What is in this article?:
- To an increasing number of Southwest wheat growers, herbicide resistant ryegrass poses an equally disturbing dilemma.
- Once-effective herbicides have failed to control some ryegrass in wheat stands.
- The best solution so far is what IPM agent Jim Swart calls a “two-step program.”
WHEAT INDUSTRY OBSERVERS, including farmers, crop protection company representatives, Extension agents and others, gathered at field plots near Fairlie, Texas, to view herbicide and resistant ryegrass trials.
“Farmers should consider more than just herbicide for managing resistant ryegrass,” Swart said. “We always recommend crop rotation. If we can get the field out of wheat for two years, we go a long way in reducing resistant ryegrass populations.”
He said a reduced-tillage approach, using a burndown herbicide ahead of planting in a stale seedbed, also holds promise for improved control. “We may be able to knock out 80 percent to 90 percent of the resistant ryegrass with glyphosate,” he said.
Driver said it’s important for farmers “to start clean. Use a burndown herbicide in the fall to clean the fields before planting.”
Driver and Bayer representative Hap Hazzard, say the two-step program has proven an effective way to use both Axiom and Axial XL effectively. “The two-step program has worked well all the way down into the Austin area,” Hazzard said.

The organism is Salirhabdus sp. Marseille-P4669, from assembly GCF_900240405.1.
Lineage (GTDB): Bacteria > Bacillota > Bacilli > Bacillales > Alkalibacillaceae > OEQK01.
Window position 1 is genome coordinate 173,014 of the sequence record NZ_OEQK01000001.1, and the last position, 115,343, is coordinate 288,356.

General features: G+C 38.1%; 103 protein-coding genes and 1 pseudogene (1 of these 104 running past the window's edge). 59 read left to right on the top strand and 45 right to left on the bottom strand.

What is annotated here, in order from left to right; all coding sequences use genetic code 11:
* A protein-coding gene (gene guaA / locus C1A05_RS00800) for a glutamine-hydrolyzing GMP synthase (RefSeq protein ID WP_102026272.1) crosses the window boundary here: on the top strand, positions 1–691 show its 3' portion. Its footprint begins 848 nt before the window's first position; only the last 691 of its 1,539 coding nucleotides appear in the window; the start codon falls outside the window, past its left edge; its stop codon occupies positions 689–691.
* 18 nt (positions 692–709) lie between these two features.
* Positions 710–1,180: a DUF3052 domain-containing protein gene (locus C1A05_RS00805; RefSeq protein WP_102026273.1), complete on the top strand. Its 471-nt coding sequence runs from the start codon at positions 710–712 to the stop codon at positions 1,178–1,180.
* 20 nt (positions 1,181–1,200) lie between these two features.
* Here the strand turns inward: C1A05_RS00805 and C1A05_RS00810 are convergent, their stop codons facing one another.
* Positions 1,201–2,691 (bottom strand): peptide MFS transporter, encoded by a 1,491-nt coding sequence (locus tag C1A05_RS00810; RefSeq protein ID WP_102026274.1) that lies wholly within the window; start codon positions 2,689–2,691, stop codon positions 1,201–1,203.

“We understand this is a good way to control resistant ryegrass,” Driver added.
Swart said research plots have shown that more than resistance may be the reason farmers are seeing ryegrass escapes. A graduate research project shows that resistant ryegrass may have two flushes, the second occurring after initial herbicide applications have run out.
Swart said the two-step approach takes out the first flush with Axiom. “It also predisposes the resistant ryegrass to Axial XL,” he said.
Soil type also plays into the resistance issue. Swart and others say resistant ryegrass rarely shows up on blackland soils. “We see it on poorer soils, gray land,” he said. The thinking is that farmers have few rotation choices with the lighter soils and don’t rotate as often. The wheat monoculture means reliance on the same or similar herbicides year after year. Resistant ryegrass builds up on continuous wheat.
“Farmers tend to rotate more on better cropland,” Swart said. Heavier soils provide more options, including corn and grain sorghum.
Swart walked the field day participants through herbicide trials, including wheat plots a graduate student seeded with resistant ryegrass harvested from the nearby field that failed last year. “We know this ryegrass is resistant,” Swart said.
He said the hope is that harvested plots will demonstrate the potential yield loss caused by various levels of ryegrass infestations. Plots included ryegrass seeding rates from 15 to 120 pounds per acre.